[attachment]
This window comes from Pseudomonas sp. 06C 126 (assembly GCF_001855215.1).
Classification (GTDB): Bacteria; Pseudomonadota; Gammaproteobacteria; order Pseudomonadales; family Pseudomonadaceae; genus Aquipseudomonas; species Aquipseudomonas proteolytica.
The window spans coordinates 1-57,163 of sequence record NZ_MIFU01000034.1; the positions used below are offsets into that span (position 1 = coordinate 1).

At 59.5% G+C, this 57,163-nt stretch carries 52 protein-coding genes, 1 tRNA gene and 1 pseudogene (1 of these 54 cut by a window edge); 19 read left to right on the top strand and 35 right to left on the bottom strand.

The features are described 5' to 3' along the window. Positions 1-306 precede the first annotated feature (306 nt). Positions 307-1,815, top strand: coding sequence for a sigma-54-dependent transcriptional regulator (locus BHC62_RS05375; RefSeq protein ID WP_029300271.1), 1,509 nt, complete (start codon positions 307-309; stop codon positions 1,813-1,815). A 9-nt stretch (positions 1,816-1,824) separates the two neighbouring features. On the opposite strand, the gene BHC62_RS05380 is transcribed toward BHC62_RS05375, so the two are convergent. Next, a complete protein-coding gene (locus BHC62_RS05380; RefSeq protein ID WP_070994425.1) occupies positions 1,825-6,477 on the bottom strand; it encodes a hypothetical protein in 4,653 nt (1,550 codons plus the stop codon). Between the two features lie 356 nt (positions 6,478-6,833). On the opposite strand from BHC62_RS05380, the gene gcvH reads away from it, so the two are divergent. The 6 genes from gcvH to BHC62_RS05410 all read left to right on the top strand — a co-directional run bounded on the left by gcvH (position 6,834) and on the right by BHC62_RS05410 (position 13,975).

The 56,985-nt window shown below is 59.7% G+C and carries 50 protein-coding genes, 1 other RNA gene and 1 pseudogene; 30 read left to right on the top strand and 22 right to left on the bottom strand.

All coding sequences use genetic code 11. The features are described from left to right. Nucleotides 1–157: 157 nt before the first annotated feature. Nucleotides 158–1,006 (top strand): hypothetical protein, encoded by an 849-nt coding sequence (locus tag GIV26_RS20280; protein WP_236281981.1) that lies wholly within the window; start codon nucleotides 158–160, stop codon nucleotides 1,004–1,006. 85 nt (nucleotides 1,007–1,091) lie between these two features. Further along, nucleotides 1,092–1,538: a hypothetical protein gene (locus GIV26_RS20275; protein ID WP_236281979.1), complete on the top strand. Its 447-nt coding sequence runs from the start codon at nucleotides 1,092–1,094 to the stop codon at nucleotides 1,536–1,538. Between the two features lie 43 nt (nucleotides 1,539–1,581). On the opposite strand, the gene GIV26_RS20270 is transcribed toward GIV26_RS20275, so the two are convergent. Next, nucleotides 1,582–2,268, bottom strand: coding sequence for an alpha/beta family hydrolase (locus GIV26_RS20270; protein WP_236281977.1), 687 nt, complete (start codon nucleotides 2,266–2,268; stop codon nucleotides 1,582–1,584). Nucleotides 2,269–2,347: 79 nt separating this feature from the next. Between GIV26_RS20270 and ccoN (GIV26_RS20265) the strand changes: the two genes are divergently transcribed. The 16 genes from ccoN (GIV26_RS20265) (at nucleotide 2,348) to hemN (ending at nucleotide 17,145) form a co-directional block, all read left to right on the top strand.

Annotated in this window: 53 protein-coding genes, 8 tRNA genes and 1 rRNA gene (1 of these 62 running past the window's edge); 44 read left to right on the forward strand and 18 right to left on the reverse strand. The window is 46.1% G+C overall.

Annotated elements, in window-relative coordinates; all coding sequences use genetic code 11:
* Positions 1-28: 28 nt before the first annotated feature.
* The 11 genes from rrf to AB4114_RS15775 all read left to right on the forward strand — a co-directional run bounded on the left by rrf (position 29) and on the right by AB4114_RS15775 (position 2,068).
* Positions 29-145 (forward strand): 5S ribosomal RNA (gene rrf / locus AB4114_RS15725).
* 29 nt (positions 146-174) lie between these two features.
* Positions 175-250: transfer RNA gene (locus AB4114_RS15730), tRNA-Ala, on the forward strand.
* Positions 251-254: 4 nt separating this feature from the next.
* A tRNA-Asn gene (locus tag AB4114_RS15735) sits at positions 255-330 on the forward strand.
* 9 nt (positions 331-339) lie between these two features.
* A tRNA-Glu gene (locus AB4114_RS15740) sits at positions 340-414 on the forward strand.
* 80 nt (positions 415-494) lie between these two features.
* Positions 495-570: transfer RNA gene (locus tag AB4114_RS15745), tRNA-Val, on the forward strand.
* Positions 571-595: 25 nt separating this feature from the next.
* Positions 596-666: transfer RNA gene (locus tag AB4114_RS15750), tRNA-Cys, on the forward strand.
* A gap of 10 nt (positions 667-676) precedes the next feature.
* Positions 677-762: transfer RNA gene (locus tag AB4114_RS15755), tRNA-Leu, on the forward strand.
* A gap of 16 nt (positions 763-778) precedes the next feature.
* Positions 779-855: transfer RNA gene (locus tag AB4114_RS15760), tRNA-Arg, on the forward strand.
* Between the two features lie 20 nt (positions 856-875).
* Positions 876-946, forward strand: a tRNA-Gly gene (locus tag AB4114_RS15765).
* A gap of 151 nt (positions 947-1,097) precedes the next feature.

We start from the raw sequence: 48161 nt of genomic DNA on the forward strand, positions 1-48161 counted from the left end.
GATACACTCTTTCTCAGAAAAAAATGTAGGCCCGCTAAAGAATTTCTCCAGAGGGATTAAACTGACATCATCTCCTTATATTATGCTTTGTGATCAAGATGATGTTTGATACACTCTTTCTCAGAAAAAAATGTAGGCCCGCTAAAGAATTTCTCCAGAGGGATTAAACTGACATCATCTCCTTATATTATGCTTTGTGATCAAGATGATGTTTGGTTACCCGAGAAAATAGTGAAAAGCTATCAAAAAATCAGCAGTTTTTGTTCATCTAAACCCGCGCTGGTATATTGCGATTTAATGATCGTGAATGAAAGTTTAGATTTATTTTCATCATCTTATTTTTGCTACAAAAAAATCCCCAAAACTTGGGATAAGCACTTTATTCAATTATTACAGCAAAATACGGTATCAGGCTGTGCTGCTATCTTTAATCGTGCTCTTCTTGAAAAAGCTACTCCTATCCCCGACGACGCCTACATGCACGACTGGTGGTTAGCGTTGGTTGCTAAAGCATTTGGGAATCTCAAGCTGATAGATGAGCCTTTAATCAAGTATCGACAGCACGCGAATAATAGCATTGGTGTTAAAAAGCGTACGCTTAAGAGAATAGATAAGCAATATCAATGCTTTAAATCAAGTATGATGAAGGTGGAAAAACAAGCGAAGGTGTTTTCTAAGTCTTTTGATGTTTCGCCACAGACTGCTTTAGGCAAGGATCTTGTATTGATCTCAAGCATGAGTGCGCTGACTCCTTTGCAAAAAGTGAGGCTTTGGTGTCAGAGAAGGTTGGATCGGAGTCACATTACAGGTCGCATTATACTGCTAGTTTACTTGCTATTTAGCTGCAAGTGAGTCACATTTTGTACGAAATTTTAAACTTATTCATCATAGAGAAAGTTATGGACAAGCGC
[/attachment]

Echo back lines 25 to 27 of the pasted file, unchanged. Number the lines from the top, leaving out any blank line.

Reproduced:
* A gap of 16 nt (positions 763-778) precedes the next feature.
* Positions 779-855: transfer RNA gene (locus tag AB4114_RS15760), tRNA-Arg, on the forward strand.
* Between the two features lie 20 nt (positions 856-875).